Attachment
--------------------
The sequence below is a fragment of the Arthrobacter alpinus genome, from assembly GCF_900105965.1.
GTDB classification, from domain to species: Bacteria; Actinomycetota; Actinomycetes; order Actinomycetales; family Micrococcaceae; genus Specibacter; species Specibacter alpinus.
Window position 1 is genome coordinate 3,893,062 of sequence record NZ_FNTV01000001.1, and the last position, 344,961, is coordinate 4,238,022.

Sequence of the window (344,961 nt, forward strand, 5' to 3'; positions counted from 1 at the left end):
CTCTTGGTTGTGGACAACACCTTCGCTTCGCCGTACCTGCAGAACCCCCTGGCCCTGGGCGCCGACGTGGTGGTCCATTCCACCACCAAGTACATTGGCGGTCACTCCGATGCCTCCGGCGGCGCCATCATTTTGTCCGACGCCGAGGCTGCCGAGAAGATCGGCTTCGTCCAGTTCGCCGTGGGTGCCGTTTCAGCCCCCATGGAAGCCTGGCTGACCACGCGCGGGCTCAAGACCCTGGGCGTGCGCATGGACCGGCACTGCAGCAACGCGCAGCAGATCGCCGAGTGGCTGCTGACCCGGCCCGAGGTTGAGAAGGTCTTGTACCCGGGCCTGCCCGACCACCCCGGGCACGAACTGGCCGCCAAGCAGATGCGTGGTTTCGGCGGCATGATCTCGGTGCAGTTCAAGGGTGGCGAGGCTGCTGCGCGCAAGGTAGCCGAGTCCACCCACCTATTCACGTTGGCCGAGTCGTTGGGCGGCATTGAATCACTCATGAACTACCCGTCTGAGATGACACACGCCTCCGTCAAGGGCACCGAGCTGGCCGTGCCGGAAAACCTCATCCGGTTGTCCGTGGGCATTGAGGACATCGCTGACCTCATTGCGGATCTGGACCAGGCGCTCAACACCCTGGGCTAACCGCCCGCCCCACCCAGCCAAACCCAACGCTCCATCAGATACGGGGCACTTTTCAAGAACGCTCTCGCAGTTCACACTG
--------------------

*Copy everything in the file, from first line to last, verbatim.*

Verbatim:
The sequence below is a fragment of the Arthrobacter alpinus genome, from assembly GCF_900105965.1.
GTDB classification, from domain to species: Bacteria; Actinomycetota; Actinomycetes; order Actinomycetales; family Micrococcaceae; genus Specibacter; species Specibacter alpinus.
Window position 1 is genome coordinate 3,893,062 of sequence record NZ_FNTV01000001.1, and the last position, 344,961, is coordinate 4,238,022.

Sequence of the window (344,961 nt, forward strand, 5' to 3'; positions counted from 1 at the left end):
CTCTTGGTTGTGGACAACACCTTCGCTTCGCCGTACCTGCAGAACCCCCTGGCCCTGGGCGCCGACGTGGTGGTCCATTCCACCACCAAGTACATTGGCGGTCACTCCGATGCCTCCGGCGGCGCCATCATTTTGTCCGACGCCGAGGCTGCCGAGAAGATCGGCTTCGTCCAGTTCGCCGTGGGTGCCGTTTCAGCCCCCATGGAAGCCTGGCTGACCACGCGCGGGCTCAAGACCCTGGGCGTGCGCATGGACCGGCACTGCAGCAACGCGCAGCAGATCGCCGAGTGGCTGCTGACCCGGCCCGAGGTTGAGAAGGTCTTGTACCCGGGCCTGCCCGACCACCCCGGGCACGAACTGGCCGCCAAGCAGATGCGTGGTTTCGGCGGCATGATCTCGGTGCAGTTCAAGGGTGGCGAGGCTGCTGCGCGCAAGGTAGCCGAGTCCACCCACCTATTCACGTTGGCCGAGTCGTTGGGCGGCATTGAATCACTCATGAACTACCCGTCTGAGATGACACACGCCTCCGTCAAGGGCACCGAGCTGGCCGTGCCGGAAAACCTCATCCGGTTGTCCGTGGGCATTGAGGACATCGCTGACCTCATTGCGGATCTGGACCAGGCGCTCAACACCCTGGGCTAACCGCCCGCCCCACCCAGCCAAACCCAACGCTCCATCAGATACGGGGCACTTTTCAAGAACGCTCTCGCAGTTCACACTG